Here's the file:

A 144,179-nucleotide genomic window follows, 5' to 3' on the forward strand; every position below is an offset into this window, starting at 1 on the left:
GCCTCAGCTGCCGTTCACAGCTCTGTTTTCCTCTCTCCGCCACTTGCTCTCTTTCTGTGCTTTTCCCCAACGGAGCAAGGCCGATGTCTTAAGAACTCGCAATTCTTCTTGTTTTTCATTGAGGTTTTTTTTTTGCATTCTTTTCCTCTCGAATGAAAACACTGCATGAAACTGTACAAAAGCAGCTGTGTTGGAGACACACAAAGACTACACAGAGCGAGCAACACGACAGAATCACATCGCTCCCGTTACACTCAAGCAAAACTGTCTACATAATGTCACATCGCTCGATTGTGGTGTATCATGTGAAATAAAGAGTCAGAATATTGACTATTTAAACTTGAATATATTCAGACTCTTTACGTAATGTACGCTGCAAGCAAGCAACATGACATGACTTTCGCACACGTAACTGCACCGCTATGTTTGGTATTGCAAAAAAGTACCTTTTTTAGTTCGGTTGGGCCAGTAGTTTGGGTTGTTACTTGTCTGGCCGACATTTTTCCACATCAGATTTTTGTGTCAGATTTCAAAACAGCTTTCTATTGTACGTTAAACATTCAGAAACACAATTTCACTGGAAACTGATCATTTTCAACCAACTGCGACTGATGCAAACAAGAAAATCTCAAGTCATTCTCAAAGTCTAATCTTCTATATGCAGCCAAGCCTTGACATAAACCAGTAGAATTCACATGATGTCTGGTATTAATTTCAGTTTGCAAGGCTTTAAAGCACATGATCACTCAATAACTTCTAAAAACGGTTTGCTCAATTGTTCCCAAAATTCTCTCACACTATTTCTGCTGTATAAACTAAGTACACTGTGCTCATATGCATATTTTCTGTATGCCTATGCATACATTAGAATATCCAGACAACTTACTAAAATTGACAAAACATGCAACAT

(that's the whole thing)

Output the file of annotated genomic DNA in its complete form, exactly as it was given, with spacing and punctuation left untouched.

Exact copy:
A 144,179-nucleotide genomic window follows, 5' to 3' on the forward strand; every position below is an offset into this window, starting at 1 on the left:
GCCTCAGCTGCCGTTCACAGCTCTGTTTTCCTCTCTCCGCCACTTGCTCTCTTTCTGTGCTTTTCCCCAACGGAGCAAGGCCGATGTCTTAAGAACTCGCAATTCTTCTTGTTTTTCATTGAGGTTTTTTTTTTGCATTCTTTTCCTCTCGAATGAAAACACTGCATGAAACTGTACAAAAGCAGCTGTGTTGGAGACACACAAAGACTACACAGAGCGAGCAACACGACAGAATCACATCGCTCCCGTTACACTCAAGCAAAACTGTCTACATAATGTCACATCGCTCGATTGTGGTGTATCATGTGAAATAAAGAGTCAGAATATTGACTATTTAAACTTGAATATATTCAGACTCTTTACGTAATGTACGCTGCAAGCAAGCAACATGACATGACTTTCGCACACGTAACTGCACCGCTATGTTTGGTATTGCAAAAAAGTACCTTTTTTAGTTCGGTTGGGCCAGTAGTTTGGGTTGTTACTTGTCTGGCCGACATTTTTCCACATCAGATTTTTGTGTCAGATTTCAAAACAGCTTTCTATTGTACGTTAAACATTCAGAAACACAATTTCACTGGAAACTGATCATTTTCAACCAACTGCGACTGATGCAAACAAGAAAATCTCAAGTCATTCTCAAAGTCTAATCTTCTATATGCAGCCAAGCCTTGACATAAACCAGTAGAATTCACATGATGTCTGGTATTAATTTCAGTTTGCAAGGCTTTAAAGCACATGATCACTCAATAACTTCTAAAAACGGTTTGCTCAATTGTTCCCAAAATTCTCTCACACTATTTCTGCTGTATAAACTAAGTACACTGTGCTCATATGCATATTTTCTGTATGCCTATGCATACATTAGAATATCCAGACAACTTACTAAAATTGACAAAACATGCAACAT